Few things went right for the Mets in 2013, but one of the bright spots came from the midseason debut of Zack Wheeler. The 23-year-old righty was solid in 17 starts for the Mets, posting a 3.42 ERA, 4.17 FIP, and 4.21 xFIP and 84 strikeouts in 100 innings. With Matt Harvey's absence in 2014, high expectations have been placed on Wheeler. The problem is, they may not be realistic.
Despite being drafted sixth overall in 2009 and his status as one of the best pitching prospects in baseball, there have always been knocks on Wheeler. One of the biggest is his control, or lack thereof. Over 391.1 minor league innings, Wheeler walked 11.7 percent of the batters he faced. The problem didn't go away when made it to the Mets, as he walked 10.7 percent of the batters he faced, which was seventh worst among MLB starters who pitched at least 100 innings in 2013. Wheeler was not able to counteract this with an elite strikeout rate, as his 19.5 percent rate only ranked 59th amongst starters, sandwiched between Ivan Nova and Dan Straily, both of whom displayed substantially better control. When you consider that Wheeler threw fewer than half (49.2%) of his pitches inside the strike zone, the number of walks are not a surprise.
The good and bad news for Wheeler is that his control issues came primarily against left-handed batters. Wheeler dominated righties in 2013, as they had a .639 OPS against him. Wheeler posted a 3-to-1 strikeout ratio (46 strikeouts to 15 walks in 56.2 innings) against them, while posting a 48.2% groundball rate, a miniscule 28.9% flyball rate, and while generating popups 20.9% of the time. Left-handers gave him fits though, as he posted an appalling 38/31 strikeout to walk ratio (.766 OPS) against them in 43.1 innings. This was punctuated by the fact that Wheeler's groundball rate against lefties was only 36.7% and they only popped up against him 10% of the time.
What's interesting to note is that Wheeler's pitch usage against lefties and righties was quite different and may be the reason for the platoon splits. Overall, Wheeler threw fastballs 71.2 percent of the time—51.8 percent four seamers and 19.4 percent two-seamers. Wheeler's other two primary pitches were his slider (15.8%) and curveball (10.2%). Against right-handers, Wheeler threw four-seamers 50.2% of the time and had a whiff rate of 8.7%. Interestingly, he threw sliders 23.5% of the time against righties, and he generated a phenomenal 12.9 percent whiff rate with the pitch. Wheeler's other pitches against righties, the two-seamer (9.5% whiff rate) and curveball (8.5% whiff rate), were also successful.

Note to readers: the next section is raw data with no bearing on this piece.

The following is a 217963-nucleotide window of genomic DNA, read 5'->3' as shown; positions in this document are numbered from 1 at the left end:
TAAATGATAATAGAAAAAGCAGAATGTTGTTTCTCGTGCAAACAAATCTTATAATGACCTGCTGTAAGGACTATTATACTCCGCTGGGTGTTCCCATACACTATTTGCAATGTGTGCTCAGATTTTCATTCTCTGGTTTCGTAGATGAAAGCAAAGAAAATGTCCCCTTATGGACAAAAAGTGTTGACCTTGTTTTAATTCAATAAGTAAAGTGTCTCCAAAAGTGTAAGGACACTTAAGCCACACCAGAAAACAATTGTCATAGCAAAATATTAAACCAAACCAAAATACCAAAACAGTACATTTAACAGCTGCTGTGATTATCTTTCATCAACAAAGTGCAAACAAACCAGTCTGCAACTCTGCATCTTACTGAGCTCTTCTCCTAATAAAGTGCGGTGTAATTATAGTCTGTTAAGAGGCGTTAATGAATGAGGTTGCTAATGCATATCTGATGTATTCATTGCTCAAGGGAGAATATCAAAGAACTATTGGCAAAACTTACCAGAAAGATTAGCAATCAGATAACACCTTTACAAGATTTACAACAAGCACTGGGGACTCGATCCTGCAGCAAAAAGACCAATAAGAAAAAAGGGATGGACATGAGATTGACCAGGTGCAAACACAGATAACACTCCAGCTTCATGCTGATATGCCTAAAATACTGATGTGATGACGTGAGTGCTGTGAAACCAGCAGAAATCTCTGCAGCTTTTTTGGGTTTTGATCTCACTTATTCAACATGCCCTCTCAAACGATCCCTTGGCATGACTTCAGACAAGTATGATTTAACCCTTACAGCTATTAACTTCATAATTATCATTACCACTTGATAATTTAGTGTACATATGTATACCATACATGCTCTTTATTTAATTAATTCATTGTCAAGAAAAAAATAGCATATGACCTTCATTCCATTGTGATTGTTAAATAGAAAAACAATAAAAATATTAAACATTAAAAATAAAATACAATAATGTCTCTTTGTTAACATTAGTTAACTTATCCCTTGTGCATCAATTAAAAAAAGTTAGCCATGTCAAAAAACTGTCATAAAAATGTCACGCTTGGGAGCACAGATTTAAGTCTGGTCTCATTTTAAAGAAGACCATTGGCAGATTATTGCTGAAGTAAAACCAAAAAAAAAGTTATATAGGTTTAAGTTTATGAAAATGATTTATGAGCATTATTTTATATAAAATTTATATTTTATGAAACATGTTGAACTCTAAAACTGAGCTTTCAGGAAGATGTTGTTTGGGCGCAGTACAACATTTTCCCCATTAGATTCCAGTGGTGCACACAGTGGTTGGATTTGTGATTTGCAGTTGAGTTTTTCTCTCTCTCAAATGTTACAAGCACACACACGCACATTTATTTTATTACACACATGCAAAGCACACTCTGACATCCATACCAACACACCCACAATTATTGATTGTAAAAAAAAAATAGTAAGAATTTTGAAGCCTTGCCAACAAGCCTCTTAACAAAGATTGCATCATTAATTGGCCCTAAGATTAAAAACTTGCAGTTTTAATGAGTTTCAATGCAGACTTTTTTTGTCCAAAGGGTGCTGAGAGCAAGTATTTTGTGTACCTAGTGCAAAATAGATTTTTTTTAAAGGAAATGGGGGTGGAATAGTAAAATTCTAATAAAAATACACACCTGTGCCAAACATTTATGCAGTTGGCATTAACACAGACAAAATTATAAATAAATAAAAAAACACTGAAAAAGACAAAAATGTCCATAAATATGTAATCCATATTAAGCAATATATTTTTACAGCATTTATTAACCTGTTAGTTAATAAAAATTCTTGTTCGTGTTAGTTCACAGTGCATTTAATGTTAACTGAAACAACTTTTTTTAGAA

Conversely, Wheeler was predominantly a fastball pitcher against lefties, as he combined to throw four-seamers and two-seamers over 75 percent of the time against them. The two pitches did not fare too well, as left-handed batters only whiffed against them 7.7 and 6.3 percent of the time, respectively. Wheeler's offspeed pitches fared much better, as lefties whiffed on his slider 14.5% of the time, and 10.5 percent of the time against his curveball. Wheeler also sprinkled in a changeup, getting a whiff rate 12.5 percent of the time he threw it. The benefits of his offspeed pitches could only go so far, as he only threw his slider 7.5 percent of the time and his changeup 4.8 precent of the time.
It's unclear why Wheeler used his offspeed pitches so sparingly against lefties, but it's an approach that did not work. It's perplexing, especially when looking at how effective the slider was against lefties in its limited use:
Heading into 2014, Wheeler clearly has a lot to work on, and it seems unlikely he'll have substantially fixed his issues in one offseason. The projection systems agree, as neither Steamer (10.6%) nor Oliver (10.4%) project improvement in his control in 2014, although Steamer projects a rise in his strikeout percentage (20.8%). Jeff Zimmerman of Fangraphs is also pessimistic, as he points out 12 pitchers who had similar rookie seasons to Wheeler. While some pitchers like David Price and Randall Delgado took big steps forward with their control in their second seasons, other pitchers like Ubaldo Jimenez, Jason Hammel, and Justin Masterson did not take a big step forward with their control until their third full season or later.
Even with all of his issues, there is a lot to like about Wheeler. Turning just 24 at the end of May, he possesses a tremendous amount of upside, more than any of the other current Mets starters. Unlike many of the other starters on that list, Wheeler throws upwards of 94 miles per hour and has quality offspeed pitches. There is also the fact that in July and August, Wheeler displayed greatly improved control, striking out 59 batters (20.9%) and walking just 23 (8.5%) in 67 innings.
2014 will probably not see Wheeler rise to the level of an ace, but he will still be one of the bright spots on the team in all likelihood. If he can improve his performance against lefties and maintain the control he showed in July and August, he has the potential to be one of the better starters in the National League. Even if that doesn't happen, he will still be enjoyable to watch every fifth day.